Causes and Consequences of Small Size at Birth: Maternal Glucose Tolerance and Vitamin B12 Levels in Pregnancy, and Later Brain Volumes and Cognitive Function in the Offspring
MetadataVis full innførsel
Small size at birth may be caused by restricted fetal growth or preterm birth. Each year, preterm birth and low birth weight (LBW) cause roughly half of the 2.9 million neonatal deaths globally. Additionally, small birth size has been associated with long-term outcomes such as all-cause mortality and reduced cognitive function. But when is a newborn too small? Some newborns may be physiologically small (e.g. small parents), while others are born small due to a pathological process. The latter is often referred to as fetal growth restriction (FGR). The aim of this thesis was to explore some potential causes and consequences of small birth size. We studied two potential causes of small birth size: maternal glucose tolerance and vitamin B12 (B12) levels in pregnancy. We also studied the association between fetal growth pattern and offspring cognitive function and regional brain volumes. The first paper in this thesis was based on a large, long-term follow-up study in Scandinavia. The population was enriched with women at an increased risk of giving birth to a child with LBW. Ultrasound measurements were used to estimate fetal growth in the second and third trimesters, and an oral glucose tolerance test was performed in the third trimester. The difference between the two-hour and fasting blood glucose values was labeled delta (Δ) glucose. A total of 855 women were included in the study. We found that the most glucose tolerant women, identified by a low Δ glucose, were associated with an increased risk of carrying fetuses with suboptimal growth. These women also gave birth to thinner newborns, but of similar weight, compared with the other women. Offspring of the women followed in the Scandinavian study were followed after birth. Cognitive function was assessed at five and nine years of age, and regional brain volumes were estimated at age 15 years. The second paper included 83 children born small-for-gestationalage (SGA; birth weight <10th percentile) at term and 105 non-SGA children. Based on serial ultrasound measurements, 13 children in the SGA-group were classified as FGR (SGA-FGR) and 36 were classified as non-FGR (SGA non-FGR). We found that children born SGA due to FGR (SGA-FGR) – but not those born constitutionally small (SGA non-FGR) – had impaired performance intelligence quotient scores and smaller thalamic and cerebellar white matter volumes compared with controls. The last paper in this thesis is a systematic review where we evaluated the association between maternal vitamin B12 blood levels in pregnancy and newborn birth weight and length of gestation. Eligible studies provided individual patient data (IPD), and when IPD could not be provided, relevant estimates from individual studies were included in the analyses. Twentytwo eligible studies were identified, of which 18 were included in the meta-analysis (11,216 pregnancies; 94% of all eligible pregnancies). B12-deficiency in pregnancy was associated with an increased risk of preterm birth and LBW, but not SGA. The increased risk of preterm birth among B12-deficient women was similar in high-income countries and low- and middleincome countries. This thesis suggests that pregnant women who have a high glucose tolerance may have an increased risk for carrying fetuses with suboptimal growth. Vitamin B12, however, seems to be associated with the length of gestation, but not fetal growth. The risk of reduced cognitive function and smaller regional brain volumes in childhood and adolescence seems to be higher among children born small due to restricted fetal growth than in other children born small.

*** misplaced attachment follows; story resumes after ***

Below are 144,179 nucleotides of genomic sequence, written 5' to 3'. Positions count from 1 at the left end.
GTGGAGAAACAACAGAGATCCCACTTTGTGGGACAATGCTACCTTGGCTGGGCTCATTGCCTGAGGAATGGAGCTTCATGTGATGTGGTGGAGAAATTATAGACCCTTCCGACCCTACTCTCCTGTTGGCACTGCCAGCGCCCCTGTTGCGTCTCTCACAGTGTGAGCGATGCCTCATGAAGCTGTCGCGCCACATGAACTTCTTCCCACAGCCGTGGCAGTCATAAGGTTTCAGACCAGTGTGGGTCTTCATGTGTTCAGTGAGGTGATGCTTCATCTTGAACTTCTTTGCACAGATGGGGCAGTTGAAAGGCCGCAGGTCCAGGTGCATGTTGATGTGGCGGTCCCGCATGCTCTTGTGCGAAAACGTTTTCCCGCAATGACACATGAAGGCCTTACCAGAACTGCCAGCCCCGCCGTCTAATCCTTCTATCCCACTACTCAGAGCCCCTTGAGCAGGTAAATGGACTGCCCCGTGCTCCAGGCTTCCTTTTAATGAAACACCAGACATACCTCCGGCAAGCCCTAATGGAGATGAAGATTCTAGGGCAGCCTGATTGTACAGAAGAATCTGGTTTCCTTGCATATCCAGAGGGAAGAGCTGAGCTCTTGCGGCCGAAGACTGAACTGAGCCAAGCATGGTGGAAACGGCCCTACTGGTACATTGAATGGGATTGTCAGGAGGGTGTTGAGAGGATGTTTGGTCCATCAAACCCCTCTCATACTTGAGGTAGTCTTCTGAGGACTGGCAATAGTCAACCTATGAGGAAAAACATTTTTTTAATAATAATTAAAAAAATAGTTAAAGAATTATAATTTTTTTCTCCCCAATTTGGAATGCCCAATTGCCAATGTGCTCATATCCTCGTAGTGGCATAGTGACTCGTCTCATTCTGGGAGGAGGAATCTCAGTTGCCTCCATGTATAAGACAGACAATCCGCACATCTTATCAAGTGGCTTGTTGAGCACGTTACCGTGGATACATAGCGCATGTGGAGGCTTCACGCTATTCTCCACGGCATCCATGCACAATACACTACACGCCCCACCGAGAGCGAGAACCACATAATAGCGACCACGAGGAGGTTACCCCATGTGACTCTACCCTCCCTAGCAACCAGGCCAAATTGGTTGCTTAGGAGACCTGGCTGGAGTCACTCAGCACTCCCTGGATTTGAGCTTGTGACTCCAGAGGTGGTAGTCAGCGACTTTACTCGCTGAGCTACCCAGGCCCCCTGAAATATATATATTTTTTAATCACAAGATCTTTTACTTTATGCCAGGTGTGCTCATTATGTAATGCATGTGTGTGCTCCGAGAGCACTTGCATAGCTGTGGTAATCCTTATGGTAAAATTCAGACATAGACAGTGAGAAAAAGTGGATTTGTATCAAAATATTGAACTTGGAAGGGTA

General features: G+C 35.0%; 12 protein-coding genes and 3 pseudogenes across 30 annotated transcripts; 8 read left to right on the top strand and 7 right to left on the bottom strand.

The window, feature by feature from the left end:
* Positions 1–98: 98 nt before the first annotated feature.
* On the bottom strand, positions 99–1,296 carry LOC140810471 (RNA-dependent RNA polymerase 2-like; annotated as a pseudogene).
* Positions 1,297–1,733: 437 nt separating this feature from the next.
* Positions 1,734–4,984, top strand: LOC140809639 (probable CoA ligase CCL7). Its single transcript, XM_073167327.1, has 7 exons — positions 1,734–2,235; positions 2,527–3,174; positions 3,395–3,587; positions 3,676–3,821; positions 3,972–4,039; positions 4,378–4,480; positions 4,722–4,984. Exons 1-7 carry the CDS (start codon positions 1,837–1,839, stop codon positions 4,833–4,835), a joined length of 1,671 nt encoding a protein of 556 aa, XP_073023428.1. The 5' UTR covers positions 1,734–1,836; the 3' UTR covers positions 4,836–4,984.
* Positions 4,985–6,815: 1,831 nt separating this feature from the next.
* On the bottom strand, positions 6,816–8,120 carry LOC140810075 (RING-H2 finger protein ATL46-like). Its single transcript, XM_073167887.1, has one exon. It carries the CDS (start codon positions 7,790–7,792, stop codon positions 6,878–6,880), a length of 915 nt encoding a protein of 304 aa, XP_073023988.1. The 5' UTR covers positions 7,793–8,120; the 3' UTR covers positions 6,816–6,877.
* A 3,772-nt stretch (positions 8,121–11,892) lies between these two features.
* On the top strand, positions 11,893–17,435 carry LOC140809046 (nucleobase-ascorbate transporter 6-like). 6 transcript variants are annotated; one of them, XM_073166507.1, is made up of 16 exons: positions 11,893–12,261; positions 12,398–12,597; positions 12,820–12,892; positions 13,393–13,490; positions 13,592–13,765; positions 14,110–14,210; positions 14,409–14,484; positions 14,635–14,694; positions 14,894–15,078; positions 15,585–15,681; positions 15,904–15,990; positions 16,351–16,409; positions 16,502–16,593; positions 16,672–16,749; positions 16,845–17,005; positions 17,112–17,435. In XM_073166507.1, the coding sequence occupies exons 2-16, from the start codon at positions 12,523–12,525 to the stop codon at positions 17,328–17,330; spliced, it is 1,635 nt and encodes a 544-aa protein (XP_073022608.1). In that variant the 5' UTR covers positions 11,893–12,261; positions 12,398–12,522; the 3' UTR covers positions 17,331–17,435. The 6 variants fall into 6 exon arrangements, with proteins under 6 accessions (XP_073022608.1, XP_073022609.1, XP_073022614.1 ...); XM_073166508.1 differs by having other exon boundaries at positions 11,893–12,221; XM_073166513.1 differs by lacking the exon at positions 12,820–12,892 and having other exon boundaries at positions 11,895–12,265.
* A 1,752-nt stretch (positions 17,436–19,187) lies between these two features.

Består avPaper 1: Rogne, Tormod; Jacobsen, Geir Wenberg. Association between low blood glucose increase during glucose tolerance tests in pregnancy and impaired fetal growth. Acta Obstetricia et Gynecologica Scandinavica 2014 ;Volum 93.(11) s. 1160-1169 http://dx.doi.org/10.1111/aogs.12365
Paper 2: Rogne, Tormod; Engstrøm, Andreas Aass; Jacobsen, Geir Wenberg; Skranes, Jon Sverre; Østgård, Heidi Furre; Martinussen, Marit. Fetal growth, cognitive function, and brain volumes in childhood and adolescence. Obstetrics and Gynecology 2015 ;Volum 125.(3) s. 673-682 Is not included due to copyright available at http://d.doi.org/10.1097/AOG.0000000000000694
Paper 3: Rogne T, Tielemans MJ, Chong MFF, Yajnik CS, Krishnaveni GV, Poston L, Jaddoe VWV, Steegers EAP, Joshi S, Chong YS, Godfrey KM, Yap FKP, Yahyaoui R, Thomas T, Hay G, Hogeveen M, Demir A, Saravanan P, Skovlund E, Martinussen MP, Jacobsen GW, Franco OH, Bracken MB, Risnes KR. Maternal vitamin B12 in pregnancy and risk of preterm birth and low birth weight: A systematic review and individual participant data meta-analysis. - This article has been accepted for publication in American Journal of Epidemiology Published by Oxford University Press. Final version http://dx.doi.org/10.1093/aje/kww212